Cingular's PTT Finally LaunchedTuesday, December 06, 2005
Last week saw the long-awaited launch of Cingular's nationwide PTT service, which employ's Kodiak Network's PTT and Advanced Audio Services technology. I say long-awaited because I expected this announcement well before now. According to Cingular, its launch was delayed to ensure there would be a sufficient number of PTT-capable handsets in its channels.
I have been a fan of push-to-talk services for a long time, partly because I started my career in "wireless" working with public safety and first responder organizations in the 1970s. I grew up on PTT so I followed Nextel's success with great interest. Sprint Nextel's iDEN system and PTT offering is almost as good as that of dedicated two-way radio dispatch systems. It's only a little slower because it has to go through a switch to set up and complete the PTT session. With private two-way direct dispatch, the PTT switch itself turns on the transmitter and all other radios on the system are in receive mode on the same channel, so units do not have to be identified and paths do not have to be created.
For a long time now, I believed one of the other nationwide wireless networks would adopt a PTT service that would compete with Nextel's system. When Verizon and Sprint launched their PTT using Voice over IP (VoIP) I was encouraged, but then tried these systems and found they were more like push-to-wait services than push-to-talk. Then Alltel launched PTT on its CDMA network with the Kodiak technology and I was impressed with how good it was. Kodiak uses the voice channel (VoIP PTT solutions use the data channel) and it makes a huge difference. Based on Alltel's success, I was confident that a larger network operator would also launch PTT with Kodiak's system. And finally, Cingular has.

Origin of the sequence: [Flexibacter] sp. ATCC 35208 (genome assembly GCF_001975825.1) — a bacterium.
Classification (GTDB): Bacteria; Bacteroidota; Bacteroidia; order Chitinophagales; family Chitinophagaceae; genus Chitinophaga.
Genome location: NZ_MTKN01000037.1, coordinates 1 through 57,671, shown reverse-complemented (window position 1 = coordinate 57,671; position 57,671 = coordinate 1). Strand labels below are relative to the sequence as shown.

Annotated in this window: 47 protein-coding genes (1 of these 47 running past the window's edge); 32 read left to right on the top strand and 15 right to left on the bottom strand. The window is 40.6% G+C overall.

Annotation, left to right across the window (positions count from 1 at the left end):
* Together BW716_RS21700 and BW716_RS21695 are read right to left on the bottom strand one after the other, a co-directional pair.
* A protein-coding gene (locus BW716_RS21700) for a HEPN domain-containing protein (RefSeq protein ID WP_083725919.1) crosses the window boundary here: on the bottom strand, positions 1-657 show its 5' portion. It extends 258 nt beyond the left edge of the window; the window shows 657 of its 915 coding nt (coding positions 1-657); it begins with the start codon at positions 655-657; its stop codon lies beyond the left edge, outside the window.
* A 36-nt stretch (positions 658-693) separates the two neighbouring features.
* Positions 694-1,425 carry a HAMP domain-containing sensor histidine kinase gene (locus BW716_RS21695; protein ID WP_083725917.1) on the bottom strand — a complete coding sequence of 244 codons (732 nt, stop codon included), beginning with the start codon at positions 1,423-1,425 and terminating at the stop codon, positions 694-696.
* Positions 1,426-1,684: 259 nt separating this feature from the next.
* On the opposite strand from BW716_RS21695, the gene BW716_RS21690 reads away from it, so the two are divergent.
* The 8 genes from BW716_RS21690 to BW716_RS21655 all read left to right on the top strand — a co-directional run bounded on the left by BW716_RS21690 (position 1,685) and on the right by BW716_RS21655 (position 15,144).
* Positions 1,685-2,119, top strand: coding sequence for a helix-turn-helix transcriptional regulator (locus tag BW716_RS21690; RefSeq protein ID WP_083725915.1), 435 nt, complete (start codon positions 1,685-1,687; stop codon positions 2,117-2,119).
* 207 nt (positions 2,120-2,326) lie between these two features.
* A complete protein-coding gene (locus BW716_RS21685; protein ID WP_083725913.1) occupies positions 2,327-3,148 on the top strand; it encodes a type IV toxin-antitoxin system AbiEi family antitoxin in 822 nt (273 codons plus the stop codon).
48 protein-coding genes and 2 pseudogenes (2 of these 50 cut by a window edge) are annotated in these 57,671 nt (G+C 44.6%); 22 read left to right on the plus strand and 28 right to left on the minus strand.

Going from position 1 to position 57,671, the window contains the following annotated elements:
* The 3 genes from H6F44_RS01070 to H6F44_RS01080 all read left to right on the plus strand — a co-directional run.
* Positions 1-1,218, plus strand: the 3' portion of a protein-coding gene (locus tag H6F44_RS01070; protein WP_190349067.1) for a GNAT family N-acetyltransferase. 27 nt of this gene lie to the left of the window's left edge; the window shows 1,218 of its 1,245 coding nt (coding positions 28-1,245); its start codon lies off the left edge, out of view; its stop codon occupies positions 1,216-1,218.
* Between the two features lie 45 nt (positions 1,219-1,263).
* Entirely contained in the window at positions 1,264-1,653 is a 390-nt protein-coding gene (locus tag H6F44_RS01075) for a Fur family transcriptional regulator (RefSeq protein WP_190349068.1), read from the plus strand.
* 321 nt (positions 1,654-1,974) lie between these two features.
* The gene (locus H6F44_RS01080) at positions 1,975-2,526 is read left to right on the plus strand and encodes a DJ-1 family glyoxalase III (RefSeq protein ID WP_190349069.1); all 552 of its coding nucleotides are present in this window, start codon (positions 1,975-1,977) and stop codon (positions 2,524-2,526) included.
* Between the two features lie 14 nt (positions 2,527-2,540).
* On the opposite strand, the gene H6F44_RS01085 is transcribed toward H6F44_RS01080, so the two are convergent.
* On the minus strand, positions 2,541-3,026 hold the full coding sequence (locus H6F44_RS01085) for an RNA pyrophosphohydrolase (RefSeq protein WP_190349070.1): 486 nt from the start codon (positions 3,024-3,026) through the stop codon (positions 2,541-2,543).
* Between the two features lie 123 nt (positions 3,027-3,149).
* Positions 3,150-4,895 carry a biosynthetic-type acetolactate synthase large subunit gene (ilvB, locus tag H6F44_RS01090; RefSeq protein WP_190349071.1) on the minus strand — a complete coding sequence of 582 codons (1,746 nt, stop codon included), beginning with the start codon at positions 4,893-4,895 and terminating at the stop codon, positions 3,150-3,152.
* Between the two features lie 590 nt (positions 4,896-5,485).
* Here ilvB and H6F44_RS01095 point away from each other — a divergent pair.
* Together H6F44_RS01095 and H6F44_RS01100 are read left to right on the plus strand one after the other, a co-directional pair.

The call initiation on the Cingular system is a little slower than on the Nextel system, but this difference is hidden well by Kodiak's unique use of audio buffering. Once the PTT call is set up, it is just as fast if not faster than Nextel's system. Cingular is also offering a number of advanced voice features that go well beyond what Nextel offers today.
For example, it is possible to start a PTT session and then switch to a full duplex conference call by pushing a single button. Next is the ability to record a voice message and have it delivered to multiple people without ringing their phones. This is really a broadcast feature that should be popular with sales managers, among others, who want to send important information to their people in the field in a timely manner. Users can build new groups directly from their phone book and see who is available for a PTT session simply by looking at the group list.
Cingular is targeting two distinct groups with its PTT offerings. First is the mobile workforce, including both blue and white collar, which is the same market that drove the Nextel PTT uptake. With Cingular's large installed base (from the AT&T side), I think it will do well in this market. The second is the family and friends or teen market that had been served solely by Boost Mobile, which is now a part of Sprint Nextel. Teens like to talk in groups. Except for IM on a desktop computer or on a phone, there was no real way for them to do that unless they were face-to-face. Therefore, I think PTT for this market will be a big winner. Cingular already has many families using their phones under a family plan. Cingular's pricing for unlimited PTT on a single line is $9.95 per month and $19.99 per month for up to five family members.